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Mistreatment of Women
by J. Grant Swank, Pastor
4 January 2003
How the "religion of peace" treats women.
A "terrifying place," Nicholas Watt, political correspondent for THE GUARDIAN (December 3,2002), put it. It is one of the understatements in journalism, for certain.
He was referring to the lot of the female under Islamic rule—in the name of the "religion of peace."
Amnesty International consistently reports Iraqi persecution to the nth degree, reason no doubt for 15% of the Iraqi population fleeing when an escape route makes itself available.
Saddam’s own family, including son, Udayy, takes demonic delight in torturing humans, particularly anyone who raises an eyebrow in question of the hellish regime. This includes women as a special category for mistreatment. Torture is "systematic," according to Amnesty. Udayy even has gone so far as to construct his own private torture chamber!
What really could one expect when a religion and politic force upon women the obligatory headcovering? With that body shield, there goes the woman’s personal, female identity. There goes any hope for legitimately enjoying her God-given beauty and physical graces. There goes her self-esteem communication by way of smiling and glistening eyes.
The woman is imprisoned behind a black veil—hot weather not withstanding. She is hidden in society’s basement. Only males then can enjoy their facial expressions—grins, smiles, winks, eyebrows raised, loving glances, angry eye shots, blushing cheeks. Islamic females never experience these varieties of human contact.
The headcovering is obviously symbolic of the female jailhouse existence under Islamic theocratic dictatorship. She wears on her head what is steeled upon her heart—no actual identity for this earth’s stay.
Then when female body torture is documented for the world to confront the Islamic reality, there is little wonder that headcovering demeaning moves cruelly into some of the most horrific persecutions.
Such mistreatment data includes: eye-gouging, piercing hands with electric drills, suspension from ceilings, electric shocks, sexual abuse, "falaqa" in which victims are beaten on the soles of their feet, mock executions, and acid baths.
With women in particular mercilessly squeezed inside the regime’s torture vice, Islamic men actually enjoy the right to murder women clan members "in the name of honour."
Further, if a woman is accused of being a "lady of the night," her head is cut off—in public, family members invited, more times than not forced, to watch. Females accused of having anything to do with prostitution rings are raped. Accusations are most frequently undocumented.
In reality, Nidal Shakh Shallal states that "the heads of many women have been publicly cut off under the pretext of being liars, while in fact they mostly belonged to families opposing the regime."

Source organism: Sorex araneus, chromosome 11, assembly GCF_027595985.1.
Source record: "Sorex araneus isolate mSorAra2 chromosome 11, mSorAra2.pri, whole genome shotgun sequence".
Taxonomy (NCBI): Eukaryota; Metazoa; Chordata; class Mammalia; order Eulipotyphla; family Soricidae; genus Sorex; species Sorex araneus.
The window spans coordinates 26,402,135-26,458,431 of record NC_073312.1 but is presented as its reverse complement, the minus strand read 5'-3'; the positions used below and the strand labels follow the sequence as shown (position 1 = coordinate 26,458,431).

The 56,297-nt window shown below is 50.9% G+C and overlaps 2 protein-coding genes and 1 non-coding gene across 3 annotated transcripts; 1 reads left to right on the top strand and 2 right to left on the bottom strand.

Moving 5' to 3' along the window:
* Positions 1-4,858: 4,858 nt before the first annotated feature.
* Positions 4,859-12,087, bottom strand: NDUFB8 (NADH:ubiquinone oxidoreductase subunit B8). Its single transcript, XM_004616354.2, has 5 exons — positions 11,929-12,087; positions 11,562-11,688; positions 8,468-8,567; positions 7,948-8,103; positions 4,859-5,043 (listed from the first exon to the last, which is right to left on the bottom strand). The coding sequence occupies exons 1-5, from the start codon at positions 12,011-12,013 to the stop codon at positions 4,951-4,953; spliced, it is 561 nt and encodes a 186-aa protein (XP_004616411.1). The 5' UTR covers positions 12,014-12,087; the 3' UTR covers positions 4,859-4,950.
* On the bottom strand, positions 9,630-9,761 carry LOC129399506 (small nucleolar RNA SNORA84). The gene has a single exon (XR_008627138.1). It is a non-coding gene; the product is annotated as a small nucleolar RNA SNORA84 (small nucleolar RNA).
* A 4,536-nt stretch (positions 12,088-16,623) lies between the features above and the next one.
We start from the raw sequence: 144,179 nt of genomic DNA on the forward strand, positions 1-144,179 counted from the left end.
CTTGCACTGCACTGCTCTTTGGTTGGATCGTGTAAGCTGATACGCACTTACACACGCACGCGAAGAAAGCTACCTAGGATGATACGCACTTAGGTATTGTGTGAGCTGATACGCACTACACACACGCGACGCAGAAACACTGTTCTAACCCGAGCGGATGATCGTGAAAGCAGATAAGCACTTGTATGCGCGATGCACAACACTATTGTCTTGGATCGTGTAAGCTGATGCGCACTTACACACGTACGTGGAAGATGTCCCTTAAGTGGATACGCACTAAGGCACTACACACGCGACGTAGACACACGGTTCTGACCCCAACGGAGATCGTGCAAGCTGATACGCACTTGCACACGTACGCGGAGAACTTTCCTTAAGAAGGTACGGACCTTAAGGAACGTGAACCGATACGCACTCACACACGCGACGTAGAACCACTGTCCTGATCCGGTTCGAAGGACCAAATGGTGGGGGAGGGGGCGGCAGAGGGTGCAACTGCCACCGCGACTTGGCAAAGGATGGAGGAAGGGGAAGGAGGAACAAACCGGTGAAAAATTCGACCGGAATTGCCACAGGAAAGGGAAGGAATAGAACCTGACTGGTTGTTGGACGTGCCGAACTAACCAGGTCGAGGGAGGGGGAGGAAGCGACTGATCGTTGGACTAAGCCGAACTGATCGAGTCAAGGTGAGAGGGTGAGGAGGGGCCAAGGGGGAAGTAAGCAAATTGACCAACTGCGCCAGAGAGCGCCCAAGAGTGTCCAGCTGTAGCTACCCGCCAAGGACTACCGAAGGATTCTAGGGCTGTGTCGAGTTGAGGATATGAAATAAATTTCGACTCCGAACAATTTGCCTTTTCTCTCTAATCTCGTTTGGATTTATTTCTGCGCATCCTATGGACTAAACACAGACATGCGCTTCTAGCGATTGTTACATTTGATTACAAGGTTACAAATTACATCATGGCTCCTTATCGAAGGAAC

In addition, imprisoned women and men are holed up in "inhumane and degrading conditions" with as many as 700 persons sloshed into one jail in central Baghdad. The facility was once used as a police dog kennel.
In another prison, women and men are stashed in what is called the "casket"—rectangular metal boxes.
Executions are willy-nilly, according to the mood of the regime. Women along with men number 95% of prisoners eventually put to death, the remaining 5% used for police questioning.
Women at the thirteenth Congress of the Women International Democratic Federation met from November 29-December 1, 2002 in Beirut to "go public" regarding current mistreatment conditions. Five hundred delegates from over 110 nations were present. Iraqi persecution of females was top order at the conclave.
Bodily harm to women was described in all its grotesque dimensions: rape, chemical weaponry, ethnic "cleansing", genocide, cultural obliteration, forced "disappearances" of politically leading spokeswomen, religious persecution, sex abuse, torture, executions, abandonment, separation from kin and in particular the misuse of the adultery law in order to malign innocent women.
Delegates brought to the fore the Iraqi’s official "Women’s Union" as an example of political mockery. It is an entity overseen by Iraq’s ruling Ba’ath party. The Beirut conference sought to expose this organization as a sham, indeed another determined channel for the persecution of women.
A 23-page Foreign Office report to the Conference presented specific detail. It stated for written documentation the various means of torture against women in particular, such including ripping out of tongues, eye piercing, electric shock treatments, and acid dousing.
As a part of the statement, Um Haydar, a 25-year-old female, was highlighted as representative of inhumane levelings against women. She had been yanked from her home, then her head cut off in 2001 after her husband had fled the regime. Policemen then lifted her offspring and mother-in-law to an undisclosed location. They have never been seen to this date.
An English writer was told by one of Saddam’s chuckling henchmen that "we could make a kebab out of a child, if we wanted to.’
Grant Swank, Jr., Pastor, New Hope Church, Windham ME
for websites: MensNewsDaily.com, IntellectualConservative.com, MichNews.com,